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Aussie Company Hoping for U.S. Splash

Published October 16, 2007

LAS VEGAS, NV (BRAIN)—Athletes can forget about eating something chewy or having one of those sticky drink mixes to boost performance. They can even ditch their rigorous training schedule, if they slip on a pair of $100 Skins tights or a jersey. Skins USA is at Interbike this week showing its garments, which the company claims can boost performance up to 30 percent.

Skins’ garments are designed to enhance a body’s natural circulation through engineered compression panels that change depending on which muscle group is covered. Increasing circulation boosts the amount of oxygen in the wearer’s blood in turn increasing muscle strength and power.

“Increasing circulation keeps you cooler and flushes lactic acid out of the muscle, increasing endurance and speeding recovery,” said Patricia Babka, Skins USA’s general manager. “Skins are huge in Australia where the products were developed, and while we don’t make any cycling-specific clothing, the response to our tights and other clothes has been huge,” she added.

Skins does no athletic sponsorship, yet Pro Tour teams like T-Mobile and others are sold on the recovery aspects of Skins’ Travel and Recovery tights and its other clothes. They report less soreness and quicker recovery in their legs, Babka said.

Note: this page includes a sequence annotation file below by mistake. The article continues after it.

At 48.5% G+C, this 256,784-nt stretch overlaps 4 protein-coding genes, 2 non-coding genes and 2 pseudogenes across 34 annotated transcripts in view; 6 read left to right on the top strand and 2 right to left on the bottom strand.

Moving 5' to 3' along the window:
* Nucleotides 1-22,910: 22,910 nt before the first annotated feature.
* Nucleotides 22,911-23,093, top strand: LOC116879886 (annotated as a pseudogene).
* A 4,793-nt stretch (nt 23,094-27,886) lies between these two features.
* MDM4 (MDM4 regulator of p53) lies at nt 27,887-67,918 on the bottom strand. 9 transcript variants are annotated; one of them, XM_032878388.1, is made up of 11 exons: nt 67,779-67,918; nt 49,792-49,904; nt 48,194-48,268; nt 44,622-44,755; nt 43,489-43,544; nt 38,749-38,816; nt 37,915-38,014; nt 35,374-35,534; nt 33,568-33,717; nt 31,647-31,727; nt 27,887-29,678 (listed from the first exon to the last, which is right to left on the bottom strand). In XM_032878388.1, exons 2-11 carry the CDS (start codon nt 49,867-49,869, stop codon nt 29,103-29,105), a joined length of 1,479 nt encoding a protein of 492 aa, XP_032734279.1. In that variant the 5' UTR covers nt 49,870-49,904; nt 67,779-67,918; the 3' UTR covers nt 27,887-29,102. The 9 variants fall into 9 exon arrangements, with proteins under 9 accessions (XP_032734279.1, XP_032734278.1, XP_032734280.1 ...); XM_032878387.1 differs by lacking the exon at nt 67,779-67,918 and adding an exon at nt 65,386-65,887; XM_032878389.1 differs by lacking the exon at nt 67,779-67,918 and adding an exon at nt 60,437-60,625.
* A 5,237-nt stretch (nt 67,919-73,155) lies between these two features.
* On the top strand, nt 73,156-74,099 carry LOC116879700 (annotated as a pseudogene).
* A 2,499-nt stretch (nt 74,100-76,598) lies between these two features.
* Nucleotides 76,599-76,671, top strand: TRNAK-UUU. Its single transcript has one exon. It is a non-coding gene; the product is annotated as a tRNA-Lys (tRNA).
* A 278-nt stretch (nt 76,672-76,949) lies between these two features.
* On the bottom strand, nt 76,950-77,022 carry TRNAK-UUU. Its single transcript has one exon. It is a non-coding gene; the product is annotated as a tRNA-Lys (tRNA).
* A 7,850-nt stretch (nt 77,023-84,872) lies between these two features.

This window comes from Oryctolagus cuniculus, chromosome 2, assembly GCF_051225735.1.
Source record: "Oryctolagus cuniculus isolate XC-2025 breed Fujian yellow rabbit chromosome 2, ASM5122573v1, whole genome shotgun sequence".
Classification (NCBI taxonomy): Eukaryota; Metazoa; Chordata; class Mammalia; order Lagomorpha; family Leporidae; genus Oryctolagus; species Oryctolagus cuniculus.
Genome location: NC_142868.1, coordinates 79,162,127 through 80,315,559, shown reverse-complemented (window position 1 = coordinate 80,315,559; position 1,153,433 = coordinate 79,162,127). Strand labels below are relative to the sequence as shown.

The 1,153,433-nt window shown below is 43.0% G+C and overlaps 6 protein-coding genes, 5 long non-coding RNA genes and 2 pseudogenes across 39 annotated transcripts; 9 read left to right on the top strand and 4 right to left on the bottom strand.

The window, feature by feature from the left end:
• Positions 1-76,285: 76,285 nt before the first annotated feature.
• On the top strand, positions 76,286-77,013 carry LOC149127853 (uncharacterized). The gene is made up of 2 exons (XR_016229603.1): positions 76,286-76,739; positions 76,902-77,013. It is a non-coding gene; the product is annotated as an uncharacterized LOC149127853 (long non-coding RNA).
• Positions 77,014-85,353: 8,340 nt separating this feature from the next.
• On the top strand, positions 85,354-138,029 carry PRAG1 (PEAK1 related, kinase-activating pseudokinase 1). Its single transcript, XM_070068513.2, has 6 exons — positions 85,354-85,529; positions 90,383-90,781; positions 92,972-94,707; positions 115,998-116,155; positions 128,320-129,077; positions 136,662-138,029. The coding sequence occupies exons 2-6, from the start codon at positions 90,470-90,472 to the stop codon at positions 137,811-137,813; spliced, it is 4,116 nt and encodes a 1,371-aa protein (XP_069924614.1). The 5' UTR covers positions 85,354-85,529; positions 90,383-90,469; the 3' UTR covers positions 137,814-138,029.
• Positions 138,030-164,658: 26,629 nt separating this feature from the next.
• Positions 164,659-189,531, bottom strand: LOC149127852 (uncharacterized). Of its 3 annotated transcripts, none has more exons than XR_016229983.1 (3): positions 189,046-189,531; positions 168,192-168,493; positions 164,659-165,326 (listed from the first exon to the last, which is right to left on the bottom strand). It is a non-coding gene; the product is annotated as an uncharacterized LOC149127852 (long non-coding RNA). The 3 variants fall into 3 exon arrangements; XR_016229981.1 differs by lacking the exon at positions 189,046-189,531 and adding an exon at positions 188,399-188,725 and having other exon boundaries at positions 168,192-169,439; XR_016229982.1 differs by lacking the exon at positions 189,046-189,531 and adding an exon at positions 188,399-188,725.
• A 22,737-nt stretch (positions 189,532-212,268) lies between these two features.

“Calf muscles are the major leg pump to get blood circulating in the legs. Our tights, by tightly compressing the calves and with less compression as you move up the leg, really aid blood flow even when you are sitting down,” Babka said.

Developed by leading sports physicians through years of independent scientific and medical research, Skins compression wear is unlike Power Lycra or Under Armour.

DuPont’s Power Lycra works by stabilizing muscles so they work more efficiently, something promised by most compression garments. Skins uses different compression rates for various muscle groups to promote better blood circulation.

Babka said in Australia the clothing’s benefits are so well established in the scientific community that they can be prescribed for injury recovery. —Matt Wiebe

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